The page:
On average, if your original pump and thermostat last untilmiles they are likely soon on their way out. BMW water pumps typically do not show any symptoms before failure, but rather, fail quite suddenly. If the pump is slowly failing electrically, this can simply be tested by examining the coolant flow in the cooling system; a failing pump will not flow coolant at the intended pressure.
The following signs may indicate your N55 water pump has failed.
Due to the rapid engine over-heating caused by a water pump failure it is important the water pump is replaced immediately, otherwise the car should not be driven.BMW is no stranger to the turbocharged engine. From their early introduction of turbocharged road cars to current LMP cars, BMW has proven their forced induction engine variants in the hands of commuters and top-performing racing drivers.
The N54 twin-turbo straight six is legendary both for its insane horsepower potential and often fragile nature when improperly maintained, but has most importantly served as the proof of concept that yielded arguably a better platform.
Now sporting a single twin-scroll turbo fed by two exhaust runners, the N55 and S55 engines used in the M3, M4, M2, Mi, and myriad other performance-oriented BMWs has given drivers a more livable modern straight-six turbo. Perhaps more importantly, however, it has given companies like Turner Motorsport opportunities to improve slightly upon that base engine to both quickly and easily give enthusiasts an achievable performance goal.
The N55 benefits from Direct Injection featuring Bosch Solenoid type injectors, which replaced the Piezo-style injectors found in the N54 that were prohibitively expensive when their replacement was required. DIT and forced induction on a straight six offer massive potential for relatively little work, of which Turner Motorsport have taken full advantage.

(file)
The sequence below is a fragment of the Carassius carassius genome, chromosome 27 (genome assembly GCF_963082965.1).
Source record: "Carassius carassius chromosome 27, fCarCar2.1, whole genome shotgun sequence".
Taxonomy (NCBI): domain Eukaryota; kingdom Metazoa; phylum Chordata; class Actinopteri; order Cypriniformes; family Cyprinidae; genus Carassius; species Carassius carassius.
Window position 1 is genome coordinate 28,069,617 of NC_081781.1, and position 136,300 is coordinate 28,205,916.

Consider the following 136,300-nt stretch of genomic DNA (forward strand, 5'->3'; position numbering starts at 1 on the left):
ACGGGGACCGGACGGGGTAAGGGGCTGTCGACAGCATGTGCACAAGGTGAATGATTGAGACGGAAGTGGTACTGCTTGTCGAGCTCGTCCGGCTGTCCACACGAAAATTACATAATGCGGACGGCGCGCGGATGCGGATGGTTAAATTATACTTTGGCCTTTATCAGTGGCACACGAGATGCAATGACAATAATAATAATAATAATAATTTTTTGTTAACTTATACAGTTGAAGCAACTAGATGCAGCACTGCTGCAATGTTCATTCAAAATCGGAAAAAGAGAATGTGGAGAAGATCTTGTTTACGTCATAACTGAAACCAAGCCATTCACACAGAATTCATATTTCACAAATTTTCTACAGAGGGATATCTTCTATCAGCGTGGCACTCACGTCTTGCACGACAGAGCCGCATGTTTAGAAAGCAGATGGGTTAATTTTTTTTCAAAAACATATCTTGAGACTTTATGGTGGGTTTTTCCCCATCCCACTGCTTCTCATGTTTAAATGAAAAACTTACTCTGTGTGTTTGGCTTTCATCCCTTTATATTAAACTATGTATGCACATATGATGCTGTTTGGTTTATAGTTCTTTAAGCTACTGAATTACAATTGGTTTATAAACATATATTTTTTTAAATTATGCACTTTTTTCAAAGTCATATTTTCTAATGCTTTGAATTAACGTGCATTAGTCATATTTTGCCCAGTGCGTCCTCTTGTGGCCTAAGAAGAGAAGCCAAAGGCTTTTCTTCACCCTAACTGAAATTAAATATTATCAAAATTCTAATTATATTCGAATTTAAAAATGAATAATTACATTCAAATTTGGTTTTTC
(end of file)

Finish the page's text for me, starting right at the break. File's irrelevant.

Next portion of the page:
Noticeable under the hood of our M2 test car, the new Turner Motorsport Carbon Fiber Enclosed Intake is a choice first-step in adding power and marginally improving the underhood appearance for your Npowered BMW.
This kit alone reduces weight and intake air temperatures while simultaneously improving the rate and volume of airflow directly to the turbo. Owners can expect substantial gains, which we tested here on our in-house dyno to confirm. While this may not seem like drastic improvements, the already snappy throttle response characteristic of the N55 is noticeably more responsive and the additional WHP can be felt as the engine reaches peak boost.
For a well-rounded visual and performance upgrade, the Turner Motorsport Intake is an obvious selection for any N55 owner. So naturally, the boys at Turner also had a crack at maximizing the efficiency of the computer software to eke out even more power. Paired with the intake, this software is enough to completely change the driving characteristics of your Npowered BMW thanks to the drastic improvements to power, responsiveness, sound, and acceleration.
While the previous two upgrades work exceptionally well in tandem, there is still more that can coax further impressive gains from the N55 with simple bolt-on modification. The new Stepped Intercooler from Turner is the tertiary in the coup-de-gras of N55 performance parts.
The stepped intercooler drops intake temperatures by 45 degrees F and outlet temperatures by up to degrees with the Turner Motorsport outlet installed, making this an impressive piece of artillery in the fight against performance-robbing heat.